Advocate running columnist: Terrorism tarnishes runner's ultimate dream
By Missy Janzow
April 15, 2013 at 7:05 p.m.
Updated April 15, 2013 at 11:16 p.m.
As a runner growing up, I looked to qualifying for the Boston Marathon as one of my ultimate athletic goals.
When I finally reached the point in my life to be able to focus on that particular goal, train hard for 12 months to attain it and then ultimately reach that goal in November 1999, I was on cloud nine.
I actually didn't run the Boston Marathon that next year due to finances, but I fortunately was able to train and qualify again in 2005, 2006, 2007 and 2008. I didn't run it each year, but I have run the Boston Marathon twice, in 2005 and 2008.
As both a runner and a coach, I know the hard work, countless training hours, mental fortitude and, ultimately, a bit of genetic capability that all goes into a runner being able to not only cover 26.2 miles, but also cover them quickly enough to meet a specific qualifying time.
Qualifying standards were put into effect to establish the Boston Marathon as a sort of "Super Bowl" of running. Not everyone can run there - you have to be fast enough, really fast.
The standards were tightened in February 2011 by five minutes, making it even tougher to qualify now.
The Boston Marathon is so steeped in marathon history and tradition and those qualifying standards that it attracts the best runners from all over the world.
Will this, the runner's ultimate dream of qualifying and running the Boston Marathon, now be forever tarnished? I spoke with one of my former athletes I coached, who also happens to be my friend as well as a former Boston qualifier.
Gay Wickham ran the Boston Marathon in 2008 and had this to say: "It's such a happy event filled with such determined-type people. I am sad for all those who are there and now have had their experiences tainted and especially sad for those who are hurt. I think I would return again if I qualified. My experience was wonderful, though grueling. There will now always be a shadow over the Boston Marathon."
When you turn on the news and see an act of terrorism play out in some remote part of the world, you can become somewhat unfazed by it all. You don't expect it in the sporting arena, yet it has happened before Monday.
The 1996 Summer Olympics in Atlanta come to mind.
And now it seems that the glory, prestige and history of the Boston Marathon will now also be marred by an act of terrorism. The investigation is just now starting, and it could be days, weeks or even months until it is discovered who is responsible and what exactly happened.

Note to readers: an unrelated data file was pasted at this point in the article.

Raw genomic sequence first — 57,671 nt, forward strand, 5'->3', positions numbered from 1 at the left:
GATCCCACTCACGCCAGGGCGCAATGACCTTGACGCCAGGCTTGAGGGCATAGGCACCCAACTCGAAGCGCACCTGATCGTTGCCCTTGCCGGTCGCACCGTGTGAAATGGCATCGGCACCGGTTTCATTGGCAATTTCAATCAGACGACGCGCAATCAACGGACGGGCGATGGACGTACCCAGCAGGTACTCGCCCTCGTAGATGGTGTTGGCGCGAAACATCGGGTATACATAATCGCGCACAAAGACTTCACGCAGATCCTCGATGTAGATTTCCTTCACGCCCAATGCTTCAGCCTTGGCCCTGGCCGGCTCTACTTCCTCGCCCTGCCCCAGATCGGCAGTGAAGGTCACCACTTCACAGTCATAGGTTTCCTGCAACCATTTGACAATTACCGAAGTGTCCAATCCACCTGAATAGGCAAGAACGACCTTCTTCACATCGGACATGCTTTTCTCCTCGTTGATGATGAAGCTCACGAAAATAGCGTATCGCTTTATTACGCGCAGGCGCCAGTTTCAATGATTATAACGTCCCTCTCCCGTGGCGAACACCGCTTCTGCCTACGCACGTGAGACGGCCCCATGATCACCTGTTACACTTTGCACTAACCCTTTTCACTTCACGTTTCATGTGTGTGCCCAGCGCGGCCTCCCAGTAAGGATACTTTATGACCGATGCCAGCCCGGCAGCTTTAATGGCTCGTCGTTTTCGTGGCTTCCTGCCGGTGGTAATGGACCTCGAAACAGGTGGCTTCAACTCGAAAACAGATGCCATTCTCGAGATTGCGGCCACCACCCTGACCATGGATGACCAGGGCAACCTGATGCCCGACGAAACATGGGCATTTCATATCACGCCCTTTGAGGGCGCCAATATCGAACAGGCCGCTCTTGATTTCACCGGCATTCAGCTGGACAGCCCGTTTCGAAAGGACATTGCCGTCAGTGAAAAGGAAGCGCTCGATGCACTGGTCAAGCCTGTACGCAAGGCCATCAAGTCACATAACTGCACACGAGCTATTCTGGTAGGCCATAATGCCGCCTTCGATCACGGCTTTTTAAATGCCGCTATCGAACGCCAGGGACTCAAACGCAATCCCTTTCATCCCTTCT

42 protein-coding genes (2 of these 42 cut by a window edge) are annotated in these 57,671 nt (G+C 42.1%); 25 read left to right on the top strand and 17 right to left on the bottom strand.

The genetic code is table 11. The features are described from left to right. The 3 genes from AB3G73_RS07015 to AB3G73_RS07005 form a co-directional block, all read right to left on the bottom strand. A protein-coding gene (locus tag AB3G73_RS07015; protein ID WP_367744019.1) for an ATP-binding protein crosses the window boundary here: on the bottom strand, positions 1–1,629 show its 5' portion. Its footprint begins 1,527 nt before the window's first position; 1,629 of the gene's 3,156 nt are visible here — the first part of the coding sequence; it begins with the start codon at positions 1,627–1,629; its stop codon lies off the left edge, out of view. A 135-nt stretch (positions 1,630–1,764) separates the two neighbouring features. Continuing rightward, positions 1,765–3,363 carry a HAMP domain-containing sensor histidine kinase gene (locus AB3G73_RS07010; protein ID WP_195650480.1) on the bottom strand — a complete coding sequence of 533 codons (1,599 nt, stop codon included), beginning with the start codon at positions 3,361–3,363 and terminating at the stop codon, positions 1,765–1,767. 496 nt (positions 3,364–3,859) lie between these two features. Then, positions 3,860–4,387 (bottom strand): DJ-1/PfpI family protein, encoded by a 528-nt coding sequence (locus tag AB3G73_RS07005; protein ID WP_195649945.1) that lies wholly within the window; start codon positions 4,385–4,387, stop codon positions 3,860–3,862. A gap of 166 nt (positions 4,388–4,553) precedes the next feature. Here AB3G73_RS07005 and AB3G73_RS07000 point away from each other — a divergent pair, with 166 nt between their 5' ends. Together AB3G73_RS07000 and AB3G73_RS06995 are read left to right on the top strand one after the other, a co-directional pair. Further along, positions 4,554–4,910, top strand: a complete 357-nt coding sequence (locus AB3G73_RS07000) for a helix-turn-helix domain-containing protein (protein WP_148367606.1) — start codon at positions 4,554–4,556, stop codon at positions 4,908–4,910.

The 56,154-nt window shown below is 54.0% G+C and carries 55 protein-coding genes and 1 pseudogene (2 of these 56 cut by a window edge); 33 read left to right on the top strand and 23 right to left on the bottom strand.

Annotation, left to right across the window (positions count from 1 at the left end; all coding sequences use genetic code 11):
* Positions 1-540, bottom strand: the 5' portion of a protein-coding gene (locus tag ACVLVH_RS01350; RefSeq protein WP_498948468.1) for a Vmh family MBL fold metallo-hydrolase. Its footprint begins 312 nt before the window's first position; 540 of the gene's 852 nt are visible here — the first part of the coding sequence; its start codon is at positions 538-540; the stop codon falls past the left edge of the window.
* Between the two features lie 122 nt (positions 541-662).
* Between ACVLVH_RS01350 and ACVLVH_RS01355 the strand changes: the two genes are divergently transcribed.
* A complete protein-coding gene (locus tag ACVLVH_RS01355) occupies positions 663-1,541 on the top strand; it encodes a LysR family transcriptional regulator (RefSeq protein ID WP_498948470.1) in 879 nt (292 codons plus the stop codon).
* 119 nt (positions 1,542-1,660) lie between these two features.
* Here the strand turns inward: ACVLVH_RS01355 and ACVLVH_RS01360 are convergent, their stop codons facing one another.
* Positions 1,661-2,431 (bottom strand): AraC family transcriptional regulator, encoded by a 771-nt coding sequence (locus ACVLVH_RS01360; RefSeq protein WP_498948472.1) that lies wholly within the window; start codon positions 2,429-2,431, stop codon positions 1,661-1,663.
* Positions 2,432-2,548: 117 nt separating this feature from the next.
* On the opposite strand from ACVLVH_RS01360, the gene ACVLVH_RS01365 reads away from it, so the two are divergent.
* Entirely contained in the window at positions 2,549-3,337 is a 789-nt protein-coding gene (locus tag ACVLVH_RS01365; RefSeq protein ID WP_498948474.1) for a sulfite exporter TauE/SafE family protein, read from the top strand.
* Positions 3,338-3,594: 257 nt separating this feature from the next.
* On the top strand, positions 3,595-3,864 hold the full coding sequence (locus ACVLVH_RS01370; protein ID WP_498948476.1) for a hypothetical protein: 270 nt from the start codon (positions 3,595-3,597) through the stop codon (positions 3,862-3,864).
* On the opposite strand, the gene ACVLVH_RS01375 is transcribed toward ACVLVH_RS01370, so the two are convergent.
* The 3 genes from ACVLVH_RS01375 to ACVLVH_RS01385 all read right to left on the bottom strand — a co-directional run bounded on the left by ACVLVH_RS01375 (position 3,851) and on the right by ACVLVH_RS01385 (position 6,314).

What we do know is that runners were running toward the finish line of the most prestigious marathon in the world, and something terrible happened. Two explosions occurred, sending runners and spectators to the ground and scrambling for safety to escape the chaos unfolding around them. Initial reports are that three were killed and more than 140 were injured.
As I sat here watching it unfold before my eyes on the television screen, I couldn't help but feel my heart sink. I have crossed that finish line myself in 2005 and 2008. I can recall the fatigue that set in over those 26.2 miles - I would say the toughest 26.2 miles I have ever run.
I can remember the simultaneous feeling of exhaustion and my impatience in wanting to get to the finish line so that I could collapse into the arms of the volunteers; but I also remember the feeling of wanting the last 200 meters to last forever - you never know when or if you will be able to return.
I can remember the emotion that welled up in my throat, fighting back the tears as I was greeted by thunderous applause from the bandstands of spectators lined up to cheer me and the others into the finish, and realizing dreams can come true.
I can remember in 2008 crossing the line and collapsing onto the pavement into a sea of other fallen runners, all of us exhausted to the breaking point.
I can remember volunteers attending to my every need, feeding me, massaging my calves and helping me back to my feet where I marched alongside my fellow runners to the recovery area, and we shared our common "war stories" as if we had been off in battle for the last four hours. We walked and talked, sharing our stories of exhaustion, cramping, lost toenails and how we worried if we would finish.
And now this, the 2013 edition of the Boston Marathon, how will it be remembered? Will this act now be its legacy? There were fallen "soldiers" Monday.
Runners fell to the ground, not from exhaustion, but from bombs going off. Some were wounded, and some were killed. Can this be real?
I feel for every single runner and spectator affected Monday. Their memories of Boston are forever scarred by the events that have unfolded.
I can't imagine working so hard to get there, having this type of tragedy unfold and never being able to cross the finish line as it had been intended.
Or even worse, witnessing some of the horror that occurred when the blasts happened. I would feel robbed of my Boston Marathon experience.
However, I will say this: If I ever qualify again, I would definitely return.
Terrorism is defined as the use of a violent act intended to frighten people. Why allow a senseless act to destroy dreams and take a lifetime experience away?
I will not allow that to happen for myself, and I would expect other runners would feel the same.
We are a determined bunch.
Missy Janzow received her B.S. in dietetics from Southeast Missouri State University and owns Fit4U, a personalized coaching and nutrition business that serves to train the novice or seasoned triathlete or runner. You can reach her with your questions at firstname.lastname@example.org.